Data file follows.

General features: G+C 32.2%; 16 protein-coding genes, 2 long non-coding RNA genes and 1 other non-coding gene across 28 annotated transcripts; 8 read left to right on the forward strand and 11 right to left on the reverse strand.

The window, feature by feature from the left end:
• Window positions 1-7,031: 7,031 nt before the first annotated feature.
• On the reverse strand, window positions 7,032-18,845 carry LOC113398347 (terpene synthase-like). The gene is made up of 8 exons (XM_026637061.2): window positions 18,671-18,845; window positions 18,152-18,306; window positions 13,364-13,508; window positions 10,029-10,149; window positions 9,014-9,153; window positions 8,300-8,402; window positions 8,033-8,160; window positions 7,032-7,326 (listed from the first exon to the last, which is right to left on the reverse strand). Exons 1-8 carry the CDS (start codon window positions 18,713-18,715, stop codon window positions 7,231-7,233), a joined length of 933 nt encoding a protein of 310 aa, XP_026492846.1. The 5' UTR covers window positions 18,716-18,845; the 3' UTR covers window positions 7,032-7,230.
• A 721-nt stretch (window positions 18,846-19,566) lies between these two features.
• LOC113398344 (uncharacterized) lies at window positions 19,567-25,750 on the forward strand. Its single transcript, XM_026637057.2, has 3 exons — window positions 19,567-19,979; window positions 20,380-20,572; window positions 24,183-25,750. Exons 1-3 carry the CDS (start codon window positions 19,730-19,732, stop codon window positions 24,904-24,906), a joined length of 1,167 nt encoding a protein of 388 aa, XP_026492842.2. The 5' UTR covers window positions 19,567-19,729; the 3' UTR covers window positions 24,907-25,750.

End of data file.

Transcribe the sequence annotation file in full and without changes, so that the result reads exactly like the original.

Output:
General features: G+C 32.2%; 16 protein-coding genes, 2 long non-coding RNA genes and 1 other non-coding gene across 28 annotated transcripts; 8 read left to right on the forward strand and 11 right to left on the reverse strand.

The window, feature by feature from the left end:
• Window positions 1-7,031: 7,031 nt before the first annotated feature.
• On the reverse strand, window positions 7,032-18,845 carry LOC113398347 (terpene synthase-like). The gene is made up of 8 exons (XM_026637061.2): window positions 18,671-18,845; window positions 18,152-18,306; window positions 13,364-13,508; window positions 10,029-10,149; window positions 9,014-9,153; window positions 8,300-8,402; window positions 8,033-8,160; window positions 7,032-7,326 (listed from the first exon to the last, which is right to left on the reverse strand). Exons 1-8 carry the CDS (start codon window positions 18,713-18,715, stop codon window positions 7,231-7,233), a joined length of 933 nt encoding a protein of 310 aa, XP_026492846.1. The 5' UTR covers window positions 18,716-18,845; the 3' UTR covers window positions 7,032-7,230.
• A 721-nt stretch (window positions 18,846-19,566) lies between these two features.
• LOC113398344 (uncharacterized) lies at window positions 19,567-25,750 on the forward strand. Its single transcript, XM_026637057.2, has 3 exons — window positions 19,567-19,979; window positions 20,380-20,572; window positions 24,183-25,750. Exons 1-3 carry the CDS (start codon window positions 19,730-19,732, stop codon window positions 24,904-24,906), a joined length of 1,167 nt encoding a protein of 388 aa, XP_026492842.2. The 5' UTR covers window positions 19,567-19,729; the 3' UTR covers window positions 24,907-25,750.